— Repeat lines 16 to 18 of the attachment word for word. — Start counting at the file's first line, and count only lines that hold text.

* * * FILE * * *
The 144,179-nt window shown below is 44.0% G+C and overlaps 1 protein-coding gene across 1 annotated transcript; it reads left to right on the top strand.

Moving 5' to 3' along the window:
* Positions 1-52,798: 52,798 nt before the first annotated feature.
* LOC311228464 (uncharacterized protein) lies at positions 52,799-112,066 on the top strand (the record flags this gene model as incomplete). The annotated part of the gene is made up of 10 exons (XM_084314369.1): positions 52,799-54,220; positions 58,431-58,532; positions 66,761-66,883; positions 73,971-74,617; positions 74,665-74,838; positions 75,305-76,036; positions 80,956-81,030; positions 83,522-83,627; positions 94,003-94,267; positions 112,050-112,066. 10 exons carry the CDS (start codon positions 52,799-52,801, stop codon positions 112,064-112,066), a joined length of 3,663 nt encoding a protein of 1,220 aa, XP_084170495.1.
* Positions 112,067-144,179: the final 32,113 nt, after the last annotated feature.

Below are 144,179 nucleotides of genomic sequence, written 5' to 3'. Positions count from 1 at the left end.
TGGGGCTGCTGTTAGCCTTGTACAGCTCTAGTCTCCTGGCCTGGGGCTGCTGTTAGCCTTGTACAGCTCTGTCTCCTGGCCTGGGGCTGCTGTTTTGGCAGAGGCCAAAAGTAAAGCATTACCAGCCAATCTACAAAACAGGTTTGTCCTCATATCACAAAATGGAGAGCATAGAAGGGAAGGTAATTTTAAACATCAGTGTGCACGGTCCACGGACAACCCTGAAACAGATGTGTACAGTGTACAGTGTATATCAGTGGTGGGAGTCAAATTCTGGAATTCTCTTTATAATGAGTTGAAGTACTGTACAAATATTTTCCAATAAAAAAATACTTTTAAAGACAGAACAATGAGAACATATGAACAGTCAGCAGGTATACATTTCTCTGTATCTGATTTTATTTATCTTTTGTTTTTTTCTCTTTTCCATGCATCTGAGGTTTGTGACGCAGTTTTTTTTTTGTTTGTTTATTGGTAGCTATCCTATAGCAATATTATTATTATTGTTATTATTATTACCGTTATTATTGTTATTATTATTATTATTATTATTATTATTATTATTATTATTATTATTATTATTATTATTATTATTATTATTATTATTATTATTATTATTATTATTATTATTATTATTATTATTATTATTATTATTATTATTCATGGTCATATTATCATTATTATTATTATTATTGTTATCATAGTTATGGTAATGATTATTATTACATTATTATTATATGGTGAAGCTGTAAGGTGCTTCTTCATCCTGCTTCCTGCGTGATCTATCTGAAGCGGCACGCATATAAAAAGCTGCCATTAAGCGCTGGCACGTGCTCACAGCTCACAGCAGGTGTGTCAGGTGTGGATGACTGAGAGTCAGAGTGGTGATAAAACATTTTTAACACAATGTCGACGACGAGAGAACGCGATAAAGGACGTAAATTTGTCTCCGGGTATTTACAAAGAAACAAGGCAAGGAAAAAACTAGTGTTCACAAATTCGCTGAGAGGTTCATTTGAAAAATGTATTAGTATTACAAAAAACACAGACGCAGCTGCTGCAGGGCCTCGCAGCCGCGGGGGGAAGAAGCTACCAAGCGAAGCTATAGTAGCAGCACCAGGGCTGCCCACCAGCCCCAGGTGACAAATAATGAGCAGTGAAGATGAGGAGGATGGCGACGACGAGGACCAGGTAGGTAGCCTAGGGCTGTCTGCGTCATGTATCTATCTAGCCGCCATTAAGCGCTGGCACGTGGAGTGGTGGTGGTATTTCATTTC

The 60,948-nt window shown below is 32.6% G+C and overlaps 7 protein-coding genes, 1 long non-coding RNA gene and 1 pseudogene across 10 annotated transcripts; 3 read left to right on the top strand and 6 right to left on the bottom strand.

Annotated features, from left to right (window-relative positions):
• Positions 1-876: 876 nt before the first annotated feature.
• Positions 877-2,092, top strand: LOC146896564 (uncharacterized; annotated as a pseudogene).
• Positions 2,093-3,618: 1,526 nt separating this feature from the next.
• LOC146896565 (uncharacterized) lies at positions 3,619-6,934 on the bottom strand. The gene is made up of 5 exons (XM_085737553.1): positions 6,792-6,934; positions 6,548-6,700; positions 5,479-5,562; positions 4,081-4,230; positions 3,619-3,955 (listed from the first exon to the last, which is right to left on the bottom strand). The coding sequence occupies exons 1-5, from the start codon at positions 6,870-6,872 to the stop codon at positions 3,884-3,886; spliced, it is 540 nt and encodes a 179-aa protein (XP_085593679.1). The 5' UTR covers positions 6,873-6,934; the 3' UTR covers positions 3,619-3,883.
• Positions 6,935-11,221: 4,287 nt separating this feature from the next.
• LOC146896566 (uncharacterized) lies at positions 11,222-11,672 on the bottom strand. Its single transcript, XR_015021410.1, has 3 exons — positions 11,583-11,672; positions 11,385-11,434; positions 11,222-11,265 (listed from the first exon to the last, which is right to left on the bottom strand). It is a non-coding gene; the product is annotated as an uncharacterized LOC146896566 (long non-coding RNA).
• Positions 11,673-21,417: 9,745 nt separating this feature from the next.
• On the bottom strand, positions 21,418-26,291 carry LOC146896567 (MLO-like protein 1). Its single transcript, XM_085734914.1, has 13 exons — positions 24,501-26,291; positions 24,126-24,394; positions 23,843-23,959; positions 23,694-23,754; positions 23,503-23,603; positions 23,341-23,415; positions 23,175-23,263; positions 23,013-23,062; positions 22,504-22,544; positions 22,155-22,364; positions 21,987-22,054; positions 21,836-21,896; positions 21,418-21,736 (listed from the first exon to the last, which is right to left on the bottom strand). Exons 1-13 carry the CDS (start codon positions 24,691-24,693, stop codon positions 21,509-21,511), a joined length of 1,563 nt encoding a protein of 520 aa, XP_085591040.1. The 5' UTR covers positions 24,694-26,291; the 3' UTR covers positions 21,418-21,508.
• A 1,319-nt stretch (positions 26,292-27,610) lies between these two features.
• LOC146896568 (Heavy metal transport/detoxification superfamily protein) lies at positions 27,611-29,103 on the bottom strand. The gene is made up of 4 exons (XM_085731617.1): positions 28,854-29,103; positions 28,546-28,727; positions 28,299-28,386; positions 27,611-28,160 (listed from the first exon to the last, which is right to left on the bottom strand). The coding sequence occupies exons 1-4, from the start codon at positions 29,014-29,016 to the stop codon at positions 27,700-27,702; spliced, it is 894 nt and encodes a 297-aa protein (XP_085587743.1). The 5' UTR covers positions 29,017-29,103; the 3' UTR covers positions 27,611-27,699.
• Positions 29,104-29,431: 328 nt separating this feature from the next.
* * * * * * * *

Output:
• Positions 11,673-21,417: 9,745 nt separating this feature from the next.
• On the bottom strand, positions 21,418-26,291 carry LOC146896567 (MLO-like protein 1). Its single transcript, XM_085734914.1, has 13 exons — positions 24,501-26,291; positions 24,126-24,394; positions 23,843-23,959; positions 23,694-23,754; positions 23,503-23,603; positions 23,341-23,415; positions 23,175-23,263; positions 23,013-23,062; positions 22,504-22,544; positions 22,155-22,364; positions 21,987-22,054; positions 21,836-21,896; positions 21,418-21,736 (listed from the first exon to the last, which is right to left on the bottom strand). Exons 1-13 carry the CDS (start codon positions 24,691-24,693, stop codon positions 21,509-21,511), a joined length of 1,563 nt encoding a protein of 520 aa, XP_085591040.1. The 5' UTR covers positions 24,694-26,291; the 3' UTR covers positions 21,418-21,508.
• A 1,319-nt stretch (positions 26,292-27,610) lies between these two features.